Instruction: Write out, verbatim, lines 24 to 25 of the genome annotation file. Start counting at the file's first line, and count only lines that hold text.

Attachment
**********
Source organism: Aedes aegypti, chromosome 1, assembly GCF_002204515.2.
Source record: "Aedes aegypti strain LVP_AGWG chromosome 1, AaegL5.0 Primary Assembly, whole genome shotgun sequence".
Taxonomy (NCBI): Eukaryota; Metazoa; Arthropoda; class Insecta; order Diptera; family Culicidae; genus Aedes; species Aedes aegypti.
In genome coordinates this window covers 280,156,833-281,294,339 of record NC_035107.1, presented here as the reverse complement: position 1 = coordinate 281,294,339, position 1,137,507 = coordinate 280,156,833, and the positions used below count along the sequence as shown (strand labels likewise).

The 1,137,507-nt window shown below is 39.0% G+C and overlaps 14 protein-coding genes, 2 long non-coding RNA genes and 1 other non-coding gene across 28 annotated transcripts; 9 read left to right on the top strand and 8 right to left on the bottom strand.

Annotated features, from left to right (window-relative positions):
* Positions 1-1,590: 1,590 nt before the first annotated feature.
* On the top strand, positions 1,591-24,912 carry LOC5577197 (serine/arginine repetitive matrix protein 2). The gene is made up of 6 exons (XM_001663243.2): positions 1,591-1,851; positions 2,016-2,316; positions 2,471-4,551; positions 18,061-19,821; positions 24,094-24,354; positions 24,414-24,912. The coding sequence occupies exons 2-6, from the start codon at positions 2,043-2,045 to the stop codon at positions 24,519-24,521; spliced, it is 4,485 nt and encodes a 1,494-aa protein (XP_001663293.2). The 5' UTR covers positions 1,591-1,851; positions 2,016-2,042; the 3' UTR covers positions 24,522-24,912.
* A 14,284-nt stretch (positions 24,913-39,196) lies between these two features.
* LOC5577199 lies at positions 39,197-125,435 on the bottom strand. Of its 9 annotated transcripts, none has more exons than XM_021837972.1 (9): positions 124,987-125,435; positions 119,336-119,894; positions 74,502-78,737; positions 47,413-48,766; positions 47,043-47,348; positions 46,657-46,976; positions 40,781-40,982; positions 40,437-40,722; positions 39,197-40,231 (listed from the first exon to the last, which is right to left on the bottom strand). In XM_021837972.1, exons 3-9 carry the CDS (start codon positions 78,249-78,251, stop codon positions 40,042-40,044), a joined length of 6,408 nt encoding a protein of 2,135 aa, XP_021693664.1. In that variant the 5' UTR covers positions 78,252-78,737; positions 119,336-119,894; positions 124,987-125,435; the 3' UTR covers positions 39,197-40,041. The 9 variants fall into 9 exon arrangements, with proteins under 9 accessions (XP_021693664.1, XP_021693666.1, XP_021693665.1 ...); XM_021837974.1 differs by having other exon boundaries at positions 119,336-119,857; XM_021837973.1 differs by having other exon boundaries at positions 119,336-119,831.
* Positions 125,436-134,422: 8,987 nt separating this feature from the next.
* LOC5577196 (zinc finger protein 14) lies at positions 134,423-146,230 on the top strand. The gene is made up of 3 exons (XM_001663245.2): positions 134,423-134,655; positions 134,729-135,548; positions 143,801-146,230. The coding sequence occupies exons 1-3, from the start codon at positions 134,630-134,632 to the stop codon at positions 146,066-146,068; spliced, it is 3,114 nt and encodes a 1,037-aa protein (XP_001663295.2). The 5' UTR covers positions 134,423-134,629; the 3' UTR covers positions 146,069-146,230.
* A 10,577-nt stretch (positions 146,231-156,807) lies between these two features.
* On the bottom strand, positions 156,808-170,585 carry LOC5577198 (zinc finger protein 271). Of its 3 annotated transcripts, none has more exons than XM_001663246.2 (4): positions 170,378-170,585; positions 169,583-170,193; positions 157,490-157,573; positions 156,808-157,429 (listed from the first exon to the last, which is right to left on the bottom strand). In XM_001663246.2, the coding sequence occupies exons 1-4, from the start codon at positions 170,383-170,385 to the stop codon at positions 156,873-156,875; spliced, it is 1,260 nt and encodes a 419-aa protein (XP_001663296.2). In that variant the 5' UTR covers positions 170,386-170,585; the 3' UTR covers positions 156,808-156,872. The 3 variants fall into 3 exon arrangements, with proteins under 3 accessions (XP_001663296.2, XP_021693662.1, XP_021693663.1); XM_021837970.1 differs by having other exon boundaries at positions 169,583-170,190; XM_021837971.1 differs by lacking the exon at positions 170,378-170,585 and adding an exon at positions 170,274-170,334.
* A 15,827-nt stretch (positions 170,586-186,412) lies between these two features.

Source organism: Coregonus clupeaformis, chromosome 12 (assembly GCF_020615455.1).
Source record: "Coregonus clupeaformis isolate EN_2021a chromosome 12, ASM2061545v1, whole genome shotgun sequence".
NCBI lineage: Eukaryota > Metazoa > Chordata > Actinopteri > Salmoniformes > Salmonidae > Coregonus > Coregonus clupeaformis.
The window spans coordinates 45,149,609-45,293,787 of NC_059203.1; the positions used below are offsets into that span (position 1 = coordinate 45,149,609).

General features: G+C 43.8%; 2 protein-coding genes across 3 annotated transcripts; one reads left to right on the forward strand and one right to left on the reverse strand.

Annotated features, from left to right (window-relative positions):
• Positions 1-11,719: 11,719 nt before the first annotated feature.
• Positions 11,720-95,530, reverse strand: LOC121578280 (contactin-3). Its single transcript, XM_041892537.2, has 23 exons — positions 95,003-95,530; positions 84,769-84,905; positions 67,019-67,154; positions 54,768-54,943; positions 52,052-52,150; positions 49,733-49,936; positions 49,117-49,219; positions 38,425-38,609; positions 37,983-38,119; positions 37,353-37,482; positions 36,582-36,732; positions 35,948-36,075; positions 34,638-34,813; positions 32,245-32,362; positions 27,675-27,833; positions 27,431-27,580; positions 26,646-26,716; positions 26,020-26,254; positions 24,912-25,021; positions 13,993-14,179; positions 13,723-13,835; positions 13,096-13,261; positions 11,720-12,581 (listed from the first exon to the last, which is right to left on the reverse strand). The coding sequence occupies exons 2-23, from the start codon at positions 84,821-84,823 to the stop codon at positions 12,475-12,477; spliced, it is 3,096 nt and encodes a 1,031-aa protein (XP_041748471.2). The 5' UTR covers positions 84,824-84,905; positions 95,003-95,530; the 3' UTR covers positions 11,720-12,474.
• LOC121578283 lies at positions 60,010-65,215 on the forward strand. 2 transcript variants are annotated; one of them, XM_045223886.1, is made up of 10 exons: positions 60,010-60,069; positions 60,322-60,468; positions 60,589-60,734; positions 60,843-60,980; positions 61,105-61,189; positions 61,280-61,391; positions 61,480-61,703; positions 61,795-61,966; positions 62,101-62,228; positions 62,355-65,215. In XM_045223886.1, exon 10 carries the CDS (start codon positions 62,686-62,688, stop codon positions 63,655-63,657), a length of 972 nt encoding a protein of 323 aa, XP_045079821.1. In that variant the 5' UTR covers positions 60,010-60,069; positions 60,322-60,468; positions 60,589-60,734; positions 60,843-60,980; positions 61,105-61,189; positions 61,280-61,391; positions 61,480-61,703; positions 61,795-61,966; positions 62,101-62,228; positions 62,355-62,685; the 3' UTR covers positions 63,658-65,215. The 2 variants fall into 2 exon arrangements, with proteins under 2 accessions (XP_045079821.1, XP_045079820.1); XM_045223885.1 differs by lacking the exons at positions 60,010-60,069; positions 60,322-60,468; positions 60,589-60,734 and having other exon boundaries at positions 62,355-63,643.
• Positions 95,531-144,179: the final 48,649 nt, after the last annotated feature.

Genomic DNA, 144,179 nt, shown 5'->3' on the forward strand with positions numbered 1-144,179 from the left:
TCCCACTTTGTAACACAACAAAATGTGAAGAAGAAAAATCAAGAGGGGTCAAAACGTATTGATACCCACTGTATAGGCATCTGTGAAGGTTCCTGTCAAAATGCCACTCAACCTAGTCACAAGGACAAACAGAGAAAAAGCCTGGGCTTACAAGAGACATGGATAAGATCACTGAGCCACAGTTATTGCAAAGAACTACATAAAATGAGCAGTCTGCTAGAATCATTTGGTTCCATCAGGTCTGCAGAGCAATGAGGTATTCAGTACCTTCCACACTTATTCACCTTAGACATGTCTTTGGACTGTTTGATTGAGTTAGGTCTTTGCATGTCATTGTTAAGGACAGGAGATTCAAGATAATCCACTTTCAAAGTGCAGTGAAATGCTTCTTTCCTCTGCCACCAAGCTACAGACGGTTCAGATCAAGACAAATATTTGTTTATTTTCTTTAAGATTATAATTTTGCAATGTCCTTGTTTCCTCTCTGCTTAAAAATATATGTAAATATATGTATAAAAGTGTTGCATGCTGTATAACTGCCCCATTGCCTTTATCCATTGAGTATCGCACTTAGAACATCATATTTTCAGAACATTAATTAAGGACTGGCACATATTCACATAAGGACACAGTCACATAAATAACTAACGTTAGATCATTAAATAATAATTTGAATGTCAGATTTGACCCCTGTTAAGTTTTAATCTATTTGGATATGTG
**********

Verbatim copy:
• LOC121578283 lies at positions 60,010-65,215 on the forward strand. 2 transcript variants are annotated; one of them, XM_045223886.1, is made up of 10 exons: positions 60,010-60,069; positions 60,322-60,468; positions 60,589-60,734; positions 60,843-60,980; positions 61,105-61,189; positions 61,280-61,391; positions 61,480-61,703; positions 61,795-61,966; positions 62,101-62,228; positions 62,355-65,215. In XM_045223886.1, exon 10 carries the CDS (start codon positions 62,686-62,688, stop codon positions 63,655-63,657), a length of 972 nt encoding a protein of 323 aa, XP_045079821.1. In that variant the 5' UTR covers positions 60,010-60,069; positions 60,322-60,468; positions 60,589-60,734; positions 60,843-60,980; positions 61,105-61,189; positions 61,280-61,391; positions 61,480-61,703; positions 61,795-61,966; positions 62,101-62,228; positions 62,355-62,685; the 3' UTR covers positions 63,658-65,215. The 2 variants fall into 2 exon arrangements, with proteins under 2 accessions (XP_045079821.1, XP_045079820.1); XM_045223885.1 differs by lacking the exons at positions 60,010-60,069; positions 60,322-60,468; positions 60,589-60,734 and having other exon boundaries at positions 62,355-63,643.
• Positions 95,531-144,179: the final 48,649 nt, after the last annotated feature.